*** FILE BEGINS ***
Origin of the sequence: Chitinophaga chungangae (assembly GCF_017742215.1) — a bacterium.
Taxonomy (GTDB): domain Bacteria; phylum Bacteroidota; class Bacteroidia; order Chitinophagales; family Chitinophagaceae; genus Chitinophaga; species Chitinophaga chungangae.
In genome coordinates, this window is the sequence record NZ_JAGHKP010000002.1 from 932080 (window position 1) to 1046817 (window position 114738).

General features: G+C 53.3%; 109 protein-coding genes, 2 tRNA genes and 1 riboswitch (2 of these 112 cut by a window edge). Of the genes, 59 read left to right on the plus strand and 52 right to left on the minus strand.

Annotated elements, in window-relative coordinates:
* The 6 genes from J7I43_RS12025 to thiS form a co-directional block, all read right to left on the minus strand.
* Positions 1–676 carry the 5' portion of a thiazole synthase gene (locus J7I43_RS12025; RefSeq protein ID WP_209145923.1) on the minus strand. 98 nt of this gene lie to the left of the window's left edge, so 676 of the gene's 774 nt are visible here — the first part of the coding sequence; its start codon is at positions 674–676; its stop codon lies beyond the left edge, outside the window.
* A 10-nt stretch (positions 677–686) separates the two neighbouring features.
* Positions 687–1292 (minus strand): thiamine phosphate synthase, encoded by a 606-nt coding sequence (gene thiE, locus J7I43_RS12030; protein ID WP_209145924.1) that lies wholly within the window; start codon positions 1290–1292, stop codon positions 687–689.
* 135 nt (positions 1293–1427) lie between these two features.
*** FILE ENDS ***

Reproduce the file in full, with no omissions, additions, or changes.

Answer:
Origin of the sequence: Chitinophaga chungangae (assembly GCF_017742215.1) — a bacterium.
Taxonomy (GTDB): domain Bacteria; phylum Bacteroidota; class Bacteroidia; order Chitinophagales; family Chitinophagaceae; genus Chitinophaga; species Chitinophaga chungangae.
In genome coordinates, this window is the sequence record NZ_JAGHKP010000002.1 from 932080 (window position 1) to 1046817 (window position 114738).

General features: G+C 53.3%; 109 protein-coding genes, 2 tRNA genes and 1 riboswitch (2 of these 112 cut by a window edge). Of the genes, 59 read left to right on the plus strand and 52 right to left on the minus strand.

Annotated elements, in window-relative coordinates:
* The 6 genes from J7I43_RS12025 to thiS form a co-directional block, all read right to left on the minus strand.
* Positions 1–676 carry the 5' portion of a thiazole synthase gene (locus J7I43_RS12025; RefSeq protein ID WP_209145923.1) on the minus strand. 98 nt of this gene lie to the left of the window's left edge, so 676 of the gene's 774 nt are visible here — the first part of the coding sequence; its start codon is at positions 674–676; its stop codon lies beyond the left edge, outside the window.
* A 10-nt stretch (positions 677–686) separates the two neighbouring features.
* Positions 687–1292 (minus strand): thiamine phosphate synthase, encoded by a 606-nt coding sequence (gene thiE, locus J7I43_RS12030; protein ID WP_209145924.1) that lies wholly within the window; start codon positions 1290–1292, stop codon positions 687–689.
* 135 nt (positions 1293–1427) lie between these two features.